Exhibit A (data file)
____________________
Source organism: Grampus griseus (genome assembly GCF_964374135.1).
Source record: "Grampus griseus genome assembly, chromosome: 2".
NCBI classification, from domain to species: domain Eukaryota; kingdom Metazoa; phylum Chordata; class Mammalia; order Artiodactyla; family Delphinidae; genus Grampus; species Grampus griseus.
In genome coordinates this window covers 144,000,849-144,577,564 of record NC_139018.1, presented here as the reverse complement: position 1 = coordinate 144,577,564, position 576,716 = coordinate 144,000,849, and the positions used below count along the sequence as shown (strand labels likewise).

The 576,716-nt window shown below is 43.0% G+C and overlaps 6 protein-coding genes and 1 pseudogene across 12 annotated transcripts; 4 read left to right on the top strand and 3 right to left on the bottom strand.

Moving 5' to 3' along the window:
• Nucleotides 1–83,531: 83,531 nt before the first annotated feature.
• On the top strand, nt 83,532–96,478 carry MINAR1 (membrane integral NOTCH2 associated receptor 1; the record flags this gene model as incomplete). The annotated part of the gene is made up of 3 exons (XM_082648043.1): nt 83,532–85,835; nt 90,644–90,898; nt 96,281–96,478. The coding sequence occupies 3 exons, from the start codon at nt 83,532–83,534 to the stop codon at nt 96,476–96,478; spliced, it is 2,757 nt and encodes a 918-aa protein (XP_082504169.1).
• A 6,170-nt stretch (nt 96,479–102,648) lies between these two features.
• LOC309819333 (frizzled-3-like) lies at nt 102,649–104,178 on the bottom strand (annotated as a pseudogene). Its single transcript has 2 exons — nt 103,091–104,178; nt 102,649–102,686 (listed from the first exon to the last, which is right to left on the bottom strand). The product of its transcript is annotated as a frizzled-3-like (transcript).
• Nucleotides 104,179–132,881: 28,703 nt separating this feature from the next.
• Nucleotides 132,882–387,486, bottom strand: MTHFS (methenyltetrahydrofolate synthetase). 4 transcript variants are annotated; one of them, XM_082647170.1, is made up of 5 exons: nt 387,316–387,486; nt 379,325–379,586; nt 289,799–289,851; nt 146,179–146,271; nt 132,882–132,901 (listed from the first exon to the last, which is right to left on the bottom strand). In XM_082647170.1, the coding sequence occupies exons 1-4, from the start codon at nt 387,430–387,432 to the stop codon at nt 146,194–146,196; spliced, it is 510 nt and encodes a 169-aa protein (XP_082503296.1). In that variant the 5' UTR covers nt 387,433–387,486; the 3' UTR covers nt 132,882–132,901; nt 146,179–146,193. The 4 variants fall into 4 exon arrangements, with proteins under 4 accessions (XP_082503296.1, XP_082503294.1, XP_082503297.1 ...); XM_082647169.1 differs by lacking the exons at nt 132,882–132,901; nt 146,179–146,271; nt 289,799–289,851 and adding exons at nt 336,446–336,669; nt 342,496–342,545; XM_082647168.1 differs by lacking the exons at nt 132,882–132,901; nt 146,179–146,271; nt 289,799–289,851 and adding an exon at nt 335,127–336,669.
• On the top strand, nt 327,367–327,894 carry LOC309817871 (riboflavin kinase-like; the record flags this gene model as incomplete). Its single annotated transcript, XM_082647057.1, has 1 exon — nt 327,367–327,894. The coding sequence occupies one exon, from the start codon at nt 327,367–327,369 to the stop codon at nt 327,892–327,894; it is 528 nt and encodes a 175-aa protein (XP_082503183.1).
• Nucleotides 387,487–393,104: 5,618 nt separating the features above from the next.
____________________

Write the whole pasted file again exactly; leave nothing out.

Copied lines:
Source organism: Grampus griseus (genome assembly GCF_964374135.1).
Source record: "Grampus griseus genome assembly, chromosome: 2".
NCBI classification, from domain to species: domain Eukaryota; kingdom Metazoa; phylum Chordata; class Mammalia; order Artiodactyla; family Delphinidae; genus Grampus; species Grampus griseus.
In genome coordinates this window covers 144,000,849-144,577,564 of record NC_139018.1, presented here as the reverse complement: position 1 = coordinate 144,577,564, position 576,716 = coordinate 144,000,849, and the positions used below count along the sequence as shown (strand labels likewise).

The 576,716-nt window shown below is 43.0% G+C and overlaps 6 protein-coding genes and 1 pseudogene across 12 annotated transcripts; 4 read left to right on the top strand and 3 right to left on the bottom strand.

Moving 5' to 3' along the window:
• Nucleotides 1–83,531: 83,531 nt before the first annotated feature.
• On the top strand, nt 83,532–96,478 carry MINAR1 (membrane integral NOTCH2 associated receptor 1; the record flags this gene model as incomplete). The annotated part of the gene is made up of 3 exons (XM_082648043.1): nt 83,532–85,835; nt 90,644–90,898; nt 96,281–96,478. The coding sequence occupies 3 exons, from the start codon at nt 83,532–83,534 to the stop codon at nt 96,476–96,478; spliced, it is 2,757 nt and encodes a 918-aa protein (XP_082504169.1).
• A 6,170-nt stretch (nt 96,479–102,648) lies between these two features.
• LOC309819333 (frizzled-3-like) lies at nt 102,649–104,178 on the bottom strand (annotated as a pseudogene). Its single transcript has 2 exons — nt 103,091–104,178; nt 102,649–102,686 (listed from the first exon to the last, which is right to left on the bottom strand). The product of its transcript is annotated as a frizzled-3-like (transcript).
• Nucleotides 104,179–132,881: 28,703 nt separating this feature from the next.
• Nucleotides 132,882–387,486, bottom strand: MTHFS (methenyltetrahydrofolate synthetase). 4 transcript variants are annotated; one of them, XM_082647170.1, is made up of 5 exons: nt 387,316–387,486; nt 379,325–379,586; nt 289,799–289,851; nt 146,179–146,271; nt 132,882–132,901 (listed from the first exon to the last, which is right to left on the bottom strand). In XM_082647170.1, the coding sequence occupies exons 1-4, from the start codon at nt 387,430–387,432 to the stop codon at nt 146,194–146,196; spliced, it is 510 nt and encodes a 169-aa protein (XP_082503296.1). In that variant the 5' UTR covers nt 387,433–387,486; the 3' UTR covers nt 132,882–132,901; nt 146,179–146,193. The 4 variants fall into 4 exon arrangements, with proteins under 4 accessions (XP_082503296.1, XP_082503294.1, XP_082503297.1 ...); XM_082647169.1 differs by lacking the exons at nt 132,882–132,901; nt 146,179–146,271; nt 289,799–289,851 and adding exons at nt 336,446–336,669; nt 342,496–342,545; XM_082647168.1 differs by lacking the exons at nt 132,882–132,901; nt 146,179–146,271; nt 289,799–289,851 and adding an exon at nt 335,127–336,669.
• On the top strand, nt 327,367–327,894 carry LOC309817871 (riboflavin kinase-like; the record flags this gene model as incomplete). Its single annotated transcript, XM_082647057.1, has 1 exon — nt 327,367–327,894. The coding sequence occupies one exon, from the start codon at nt 327,367–327,369 to the stop codon at nt 327,892–327,894; it is 528 nt and encodes a 175-aa protein (XP_082503183.1).
• Nucleotides 387,487–393,104: 5,618 nt separating the features above from the next.